I discovered a love of home decor fabric after making window treatments for my home. The tactile feel of working with thick cotton fabrics led me to making throw pillows and unique aprons that can be used both in and out of the kitchen. Eventually I added handbags and wallets to my offerings, adding in a bit of leather and sustainable cork. I challenge myself to learn sewing techniques that require precision, using colors, patterns, layers, and textures. I love combining rustic and vintage with current trends to create a modern farmhouse look.
In my search for a better sewing machine, I stumbled into the world of vintage sewing machines.
It all started with the Singer 15-91. I thought that would be the only sewing machine I would need or want, aside from my modern Janome. After spending some time taking it apart, cleaning it, and polishing it, I decided I wanted to do it again with another vintage machine. While I can’t wait to start sewing with a new-to-me machine, I also enjoy opening it up and seeing what’s inside. I’ve learned so much about how sewing machines work, and still want to learn more.
This is a summary of each machine and how I use it. I’ve included photos of machines I fixed up and used, but no longer have.
Necchi BV (Industrial)
A glorious machine! This Necchi industrial sewing machine is probably from the 1950’s. It is my absolute favorite. It can’t handle very thick seams, so I move to the Consew for that. But otherwise, I use this industrial to make most of my bags, pillows, and aprons.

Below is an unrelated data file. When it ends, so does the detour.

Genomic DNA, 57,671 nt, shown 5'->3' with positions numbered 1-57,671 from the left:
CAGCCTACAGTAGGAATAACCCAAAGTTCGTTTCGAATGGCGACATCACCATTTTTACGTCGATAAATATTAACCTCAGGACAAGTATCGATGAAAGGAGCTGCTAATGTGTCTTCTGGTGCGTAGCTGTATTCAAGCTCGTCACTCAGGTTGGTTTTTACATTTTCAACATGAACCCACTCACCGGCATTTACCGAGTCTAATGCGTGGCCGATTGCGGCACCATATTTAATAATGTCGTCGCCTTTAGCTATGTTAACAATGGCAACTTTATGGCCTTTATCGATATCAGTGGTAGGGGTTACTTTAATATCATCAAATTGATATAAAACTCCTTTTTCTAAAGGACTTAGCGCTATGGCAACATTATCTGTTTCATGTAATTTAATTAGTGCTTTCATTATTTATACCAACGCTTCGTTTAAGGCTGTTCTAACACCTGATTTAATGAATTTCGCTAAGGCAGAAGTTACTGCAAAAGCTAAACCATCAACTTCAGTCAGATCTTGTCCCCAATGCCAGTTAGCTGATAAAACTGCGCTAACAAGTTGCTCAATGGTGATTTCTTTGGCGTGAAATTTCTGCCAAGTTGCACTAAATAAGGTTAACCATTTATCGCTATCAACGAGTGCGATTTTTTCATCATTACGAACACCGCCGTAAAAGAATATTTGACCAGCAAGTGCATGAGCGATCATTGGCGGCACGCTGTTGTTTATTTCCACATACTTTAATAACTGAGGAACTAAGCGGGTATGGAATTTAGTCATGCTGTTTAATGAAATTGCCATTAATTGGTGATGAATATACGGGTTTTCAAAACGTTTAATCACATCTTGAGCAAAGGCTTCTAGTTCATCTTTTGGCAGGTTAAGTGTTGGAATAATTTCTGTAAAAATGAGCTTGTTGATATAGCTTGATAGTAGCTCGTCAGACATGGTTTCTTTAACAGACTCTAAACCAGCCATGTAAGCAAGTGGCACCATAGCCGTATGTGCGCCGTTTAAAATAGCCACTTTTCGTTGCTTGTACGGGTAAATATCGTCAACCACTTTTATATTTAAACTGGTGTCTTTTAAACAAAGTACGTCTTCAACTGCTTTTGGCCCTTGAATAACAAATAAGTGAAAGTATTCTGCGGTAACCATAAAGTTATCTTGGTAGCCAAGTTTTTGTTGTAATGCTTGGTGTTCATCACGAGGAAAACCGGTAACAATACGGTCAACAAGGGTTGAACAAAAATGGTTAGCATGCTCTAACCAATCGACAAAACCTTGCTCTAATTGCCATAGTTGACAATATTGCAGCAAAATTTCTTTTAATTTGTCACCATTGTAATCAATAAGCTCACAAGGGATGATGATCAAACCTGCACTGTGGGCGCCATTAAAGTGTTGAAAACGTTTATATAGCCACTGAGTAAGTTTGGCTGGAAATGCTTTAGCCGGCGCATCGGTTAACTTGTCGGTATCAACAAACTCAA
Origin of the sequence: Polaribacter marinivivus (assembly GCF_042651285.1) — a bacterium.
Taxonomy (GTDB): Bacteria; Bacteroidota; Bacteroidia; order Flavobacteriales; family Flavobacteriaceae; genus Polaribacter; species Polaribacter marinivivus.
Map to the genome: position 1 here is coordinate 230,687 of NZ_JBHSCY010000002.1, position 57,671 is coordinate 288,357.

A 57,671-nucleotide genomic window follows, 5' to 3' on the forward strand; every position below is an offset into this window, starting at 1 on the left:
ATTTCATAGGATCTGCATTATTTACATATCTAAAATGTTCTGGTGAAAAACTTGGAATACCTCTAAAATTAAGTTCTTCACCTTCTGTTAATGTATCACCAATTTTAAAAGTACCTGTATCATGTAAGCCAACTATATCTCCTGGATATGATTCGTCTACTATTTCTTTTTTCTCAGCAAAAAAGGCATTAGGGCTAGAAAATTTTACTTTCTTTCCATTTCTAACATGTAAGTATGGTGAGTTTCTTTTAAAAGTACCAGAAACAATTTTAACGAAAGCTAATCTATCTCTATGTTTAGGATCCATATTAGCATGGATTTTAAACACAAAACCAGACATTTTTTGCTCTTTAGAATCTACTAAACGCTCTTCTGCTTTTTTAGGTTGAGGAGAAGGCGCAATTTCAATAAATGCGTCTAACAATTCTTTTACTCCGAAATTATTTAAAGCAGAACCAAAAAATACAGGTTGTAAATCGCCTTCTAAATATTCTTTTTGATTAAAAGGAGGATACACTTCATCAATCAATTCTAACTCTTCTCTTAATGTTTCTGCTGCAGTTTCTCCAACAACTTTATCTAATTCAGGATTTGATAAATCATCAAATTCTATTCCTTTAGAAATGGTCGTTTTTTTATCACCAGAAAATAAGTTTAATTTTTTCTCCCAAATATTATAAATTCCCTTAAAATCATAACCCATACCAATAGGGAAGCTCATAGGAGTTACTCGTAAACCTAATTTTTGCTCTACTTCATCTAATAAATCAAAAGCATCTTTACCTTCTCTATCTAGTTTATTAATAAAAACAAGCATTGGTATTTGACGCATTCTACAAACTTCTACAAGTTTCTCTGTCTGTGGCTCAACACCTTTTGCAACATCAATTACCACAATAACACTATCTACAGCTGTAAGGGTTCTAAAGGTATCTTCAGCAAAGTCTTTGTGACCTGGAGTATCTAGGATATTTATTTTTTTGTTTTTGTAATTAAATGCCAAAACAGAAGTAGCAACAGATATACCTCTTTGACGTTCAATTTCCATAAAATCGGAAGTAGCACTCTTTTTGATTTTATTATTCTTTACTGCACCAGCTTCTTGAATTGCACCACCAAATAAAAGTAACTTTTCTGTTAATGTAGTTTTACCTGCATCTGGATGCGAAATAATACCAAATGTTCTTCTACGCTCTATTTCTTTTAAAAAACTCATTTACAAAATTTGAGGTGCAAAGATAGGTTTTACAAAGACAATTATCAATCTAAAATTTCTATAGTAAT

Consew 206RB-1 (industrial)
This is a compound feed/walking foot sewing machine designed for leather and upholstery work. I’m not sure how old it is, but it’s the youngest of all my machines, from the 1970s or ’80s. I use it for my leather/cork bags and straps.
Pfaff 1222e (Domestic)
I came across this Pfaff and needed to try it for the special built-in foot capability. The “IDT” system feeds layers of fabric evenly, something I need a special attachment to do on my other machines. The Pfaff is strong, silent, and will go as slow as I need it to go. It instantly became a favorite. I use this for general sewing when I don’t need an industrial.
Singer 401A and 404 (Domestic)
What fun machines! I can control the pace from start to finish. The 401A has many, many stitching options and patterns that I haven’t even begun to explore. I share these with my son; they’re a great option for him because they have the best speed control out of all my machines.
These machines are amazing machines, but I couldn’t justify keeping. I fixed them up and used them for a time.
Juki LU-563 (industrial)
This machine is similar to my Consew 206RB-1. I didn’t “bond” with it, so when I found my Consew, I let the Juki go.
Singer 31-15 (Treadled industrial)
This industrial sewing machine was from 1915, but stitched as though brand new! It was the smoothest to operate out of all my machines. I used it for straps and other things that need a nice, long straight line of stitching. The results were always perfect.
Singer 78-3 (Industrial)
This industrial sewing machine has always fascinated me! It is a combined upper and needle feed machine, but lacks feed dogs. This means that the needle and foot move the fabric along. The one I had was from the early 20th century and was great for thicker leathers. However it was “too much” machine for what I needed.
Singer 221 Featherweight (Domestic)
The darling of the vintage sewing machine world! This tiny wonder makes an impeccable straight stitch. I didn’t use it enough to justify keeping it.
This pint-sized machine is full of power! It makes amazing buttonholes, the best out of all my machines. I never needed to make buttonholes, though, so I passed it on to someone who would use it more.